User-shaming robot Pic Nix banned by Instagram

Instagram quickly nixes user-shaming service Pic Nix

Pic Nix 'stop with the selfies'Is your Instagram experience polluted by people who post too many selfies? Cat photos? Pictures of food?

Do you lack the courage to actually do something upfront about it – like, say, simply tell your friend that the 37th photo of their kid on a beach is a bit much?

Enter the extremely short-lived Pic Nix, launched last week: a free service that for the span of about one day allowed you to anonymously tell your friends to stop posting annoying Instagram photos.

In the internet startup time equivalent of slapping a mosquito, Instagram flattened Pic Nix, which had been very nicely described by The Verge as a “robot-powered shame machine”.

The terse message now on Pic Nix’s website:

We've been nixed


We thought it was a cool idea to help people anonymously tell their friends to stop posting clichéd photos, but Instagram didn't think so. Even though they shut down our account, we're not done making cool things.

Pic Nix’s maker is the ‘Labs’ research and development arm of ad agency A&G. The agency had said that the service’s raison d’être was that Instagram was, sadly, “getting overrun by clichéd photos from uninspired users.”

Before this purported crisis of mediocrity “reached epic proportions”, A&G Labs said it wanted to try and do something about it: namely, create a service “to anonymously drop the hammer on those annoying Instagrammers polluting your feed.”

The service was designed to let users anonymously cast shame on their friends for 16 categories of sins – too many photos of frou-frou coffee drinks, for example.

The thing is, Instagram’s API doesn’t allow third-party applications to publish photos to the app, so Pic Nix had to invent a sheepskin to pull over its wolf’s hide.

That’s where SILENT B.O.B. came in.

Silent B.O.B in action on Pic Nix, from their video

How it worked:

  1. Select the Instagram user you want to call out.
  2. Choose the offense you want to address.
  3. Select one of two pre-populated photo captions that include the offender’s username.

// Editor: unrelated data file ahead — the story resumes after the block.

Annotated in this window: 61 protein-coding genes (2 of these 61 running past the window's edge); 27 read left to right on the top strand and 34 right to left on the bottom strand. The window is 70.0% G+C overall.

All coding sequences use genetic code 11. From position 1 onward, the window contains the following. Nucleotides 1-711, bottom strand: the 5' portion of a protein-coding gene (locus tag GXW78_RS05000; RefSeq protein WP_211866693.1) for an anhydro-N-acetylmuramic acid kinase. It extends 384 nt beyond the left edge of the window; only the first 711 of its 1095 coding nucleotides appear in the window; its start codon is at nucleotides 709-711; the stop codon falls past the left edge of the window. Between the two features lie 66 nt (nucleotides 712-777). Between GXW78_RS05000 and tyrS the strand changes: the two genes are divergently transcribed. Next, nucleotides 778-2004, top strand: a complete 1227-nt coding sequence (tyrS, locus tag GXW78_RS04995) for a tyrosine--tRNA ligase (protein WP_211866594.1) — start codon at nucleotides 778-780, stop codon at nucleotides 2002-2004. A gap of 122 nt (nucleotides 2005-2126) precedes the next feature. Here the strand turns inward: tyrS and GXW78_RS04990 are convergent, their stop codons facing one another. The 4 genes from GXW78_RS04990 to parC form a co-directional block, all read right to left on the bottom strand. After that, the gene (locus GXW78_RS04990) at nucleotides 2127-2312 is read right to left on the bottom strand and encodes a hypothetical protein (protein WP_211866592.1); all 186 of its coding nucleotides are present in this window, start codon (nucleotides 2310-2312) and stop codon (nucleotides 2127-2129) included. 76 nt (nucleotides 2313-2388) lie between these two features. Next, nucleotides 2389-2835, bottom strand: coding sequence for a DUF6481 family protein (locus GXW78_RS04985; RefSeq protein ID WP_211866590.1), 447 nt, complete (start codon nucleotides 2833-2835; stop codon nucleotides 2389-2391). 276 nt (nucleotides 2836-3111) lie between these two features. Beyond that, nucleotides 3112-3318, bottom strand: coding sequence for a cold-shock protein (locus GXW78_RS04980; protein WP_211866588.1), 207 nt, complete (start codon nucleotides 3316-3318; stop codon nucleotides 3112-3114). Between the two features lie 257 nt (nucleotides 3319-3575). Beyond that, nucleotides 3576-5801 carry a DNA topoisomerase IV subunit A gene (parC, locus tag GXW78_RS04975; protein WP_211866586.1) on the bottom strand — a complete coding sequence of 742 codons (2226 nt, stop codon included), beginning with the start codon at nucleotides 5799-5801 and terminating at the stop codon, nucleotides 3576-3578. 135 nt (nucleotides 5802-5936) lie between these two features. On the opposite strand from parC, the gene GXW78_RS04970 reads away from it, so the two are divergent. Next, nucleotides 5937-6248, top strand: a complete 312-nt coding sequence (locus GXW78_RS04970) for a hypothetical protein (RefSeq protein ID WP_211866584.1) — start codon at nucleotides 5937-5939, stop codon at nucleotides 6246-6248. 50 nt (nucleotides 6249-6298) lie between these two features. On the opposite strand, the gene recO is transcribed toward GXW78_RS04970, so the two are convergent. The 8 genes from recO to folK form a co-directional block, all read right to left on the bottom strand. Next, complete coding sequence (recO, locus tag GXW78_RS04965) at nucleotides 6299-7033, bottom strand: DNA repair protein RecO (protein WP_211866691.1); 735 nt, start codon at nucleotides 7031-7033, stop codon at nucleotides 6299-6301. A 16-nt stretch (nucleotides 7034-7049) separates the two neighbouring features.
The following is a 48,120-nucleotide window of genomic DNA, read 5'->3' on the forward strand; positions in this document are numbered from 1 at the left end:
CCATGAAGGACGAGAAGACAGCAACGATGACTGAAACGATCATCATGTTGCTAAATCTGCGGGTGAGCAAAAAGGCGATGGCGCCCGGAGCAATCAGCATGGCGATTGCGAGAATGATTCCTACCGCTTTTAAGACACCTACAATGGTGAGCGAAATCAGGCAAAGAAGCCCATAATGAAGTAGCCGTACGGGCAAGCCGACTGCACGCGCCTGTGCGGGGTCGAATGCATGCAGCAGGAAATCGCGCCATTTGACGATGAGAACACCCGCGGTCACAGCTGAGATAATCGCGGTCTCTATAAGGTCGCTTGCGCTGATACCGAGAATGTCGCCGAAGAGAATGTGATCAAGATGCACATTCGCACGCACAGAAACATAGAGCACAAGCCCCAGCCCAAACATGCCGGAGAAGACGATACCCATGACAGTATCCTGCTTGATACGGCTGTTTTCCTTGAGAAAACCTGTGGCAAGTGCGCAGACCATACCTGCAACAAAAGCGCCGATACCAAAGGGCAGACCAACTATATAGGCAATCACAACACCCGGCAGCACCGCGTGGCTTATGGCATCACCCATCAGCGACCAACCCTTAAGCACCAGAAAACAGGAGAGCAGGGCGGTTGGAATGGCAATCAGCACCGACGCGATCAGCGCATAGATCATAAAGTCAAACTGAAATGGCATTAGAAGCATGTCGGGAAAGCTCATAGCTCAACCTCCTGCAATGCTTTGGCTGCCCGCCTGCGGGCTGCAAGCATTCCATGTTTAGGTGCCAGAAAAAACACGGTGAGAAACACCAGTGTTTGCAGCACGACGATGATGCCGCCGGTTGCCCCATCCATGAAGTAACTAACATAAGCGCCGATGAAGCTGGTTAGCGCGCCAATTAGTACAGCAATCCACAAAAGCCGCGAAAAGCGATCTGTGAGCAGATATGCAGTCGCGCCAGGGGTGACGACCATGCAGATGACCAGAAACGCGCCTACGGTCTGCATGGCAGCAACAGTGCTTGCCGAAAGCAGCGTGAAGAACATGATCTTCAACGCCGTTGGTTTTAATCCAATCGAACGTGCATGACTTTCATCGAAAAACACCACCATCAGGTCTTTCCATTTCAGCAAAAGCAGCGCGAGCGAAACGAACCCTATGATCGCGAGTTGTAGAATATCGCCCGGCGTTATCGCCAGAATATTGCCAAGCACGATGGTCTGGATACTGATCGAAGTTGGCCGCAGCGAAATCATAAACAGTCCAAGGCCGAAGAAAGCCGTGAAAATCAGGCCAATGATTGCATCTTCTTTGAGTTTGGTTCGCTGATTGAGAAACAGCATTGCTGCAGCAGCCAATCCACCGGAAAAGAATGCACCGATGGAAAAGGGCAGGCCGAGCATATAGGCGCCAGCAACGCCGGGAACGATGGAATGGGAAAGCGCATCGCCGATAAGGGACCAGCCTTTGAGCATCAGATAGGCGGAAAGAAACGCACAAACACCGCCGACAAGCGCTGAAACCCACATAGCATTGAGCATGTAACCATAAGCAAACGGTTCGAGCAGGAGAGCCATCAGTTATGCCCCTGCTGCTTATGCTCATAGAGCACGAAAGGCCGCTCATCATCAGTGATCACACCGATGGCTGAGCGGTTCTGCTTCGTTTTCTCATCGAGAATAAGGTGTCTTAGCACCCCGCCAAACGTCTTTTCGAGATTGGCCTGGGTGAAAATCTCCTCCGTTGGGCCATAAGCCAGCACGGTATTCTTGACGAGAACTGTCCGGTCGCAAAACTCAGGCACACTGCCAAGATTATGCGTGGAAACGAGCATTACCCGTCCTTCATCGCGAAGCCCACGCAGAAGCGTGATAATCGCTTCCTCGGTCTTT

4. Review a customised Instagram mockup of the post and submit it when satisfied.

On the backend, to get around Instagram’s blocking of publishing by a third-party app, A&G Labs set up a robot to replicate the action of a human.

That was SILENT B.O.B. – an Arduino-powered xy plotter that mimicked a human hand keying in a post on an actual iPhone.

A&G created a custom Instagram post API powered by the robotic input.

A user post submitted through was sent to a custom Java app that controlled the robot and a Bluetooth keyboard emulator.

The robot tapped out coordinates on an iPhone to build an Instagram post by typing in an image caption and user handle. It took about 2 minutes to build each post.

The submission was then published to the PicNixer Instagram account, criticising the offending Instagram user by tagging him or her in the post.

When the target opened Instagram, he or she received an alert about being tagged by “PicNixer”. The critic stayed anonymous, and “the annoying Instagrammer” was “put on notice”, A&G Labs said.

Its project website has a video showing the service and SILENT B.O.B. in action.

The Daily Dot hypothesizes that Instagram may well have been motivated mostly by the bottom line when it moved to squash Pic Nix, but that we haven’t lost much: the world is better served “without an extra layer of maliciousness on social media”, writes Rebecca Hiscott.

I strongly agree.

We already know that trolls, for one, thrive on anonymity. YouTube comments became a cesspool because people can get nasty, Google “real name” policy or no.

Things are bad enough with cyberbullying already. The rise of anonymous sharing apps – Yik Yak, Whisper, PostSecret, – has led to toxic bullying increases and school bans of Yik Yak, for one.

We don’t need another way to be mean behind the cloak of anonymity.

The service was a clever use of neat technology.

The developers will hopefully repurpose it for something more socially redeeming.

And it would be nice to see if the repurposed technology could be used without skirting another business’s policies, to boot.

Images taken from A&G Labs promo video.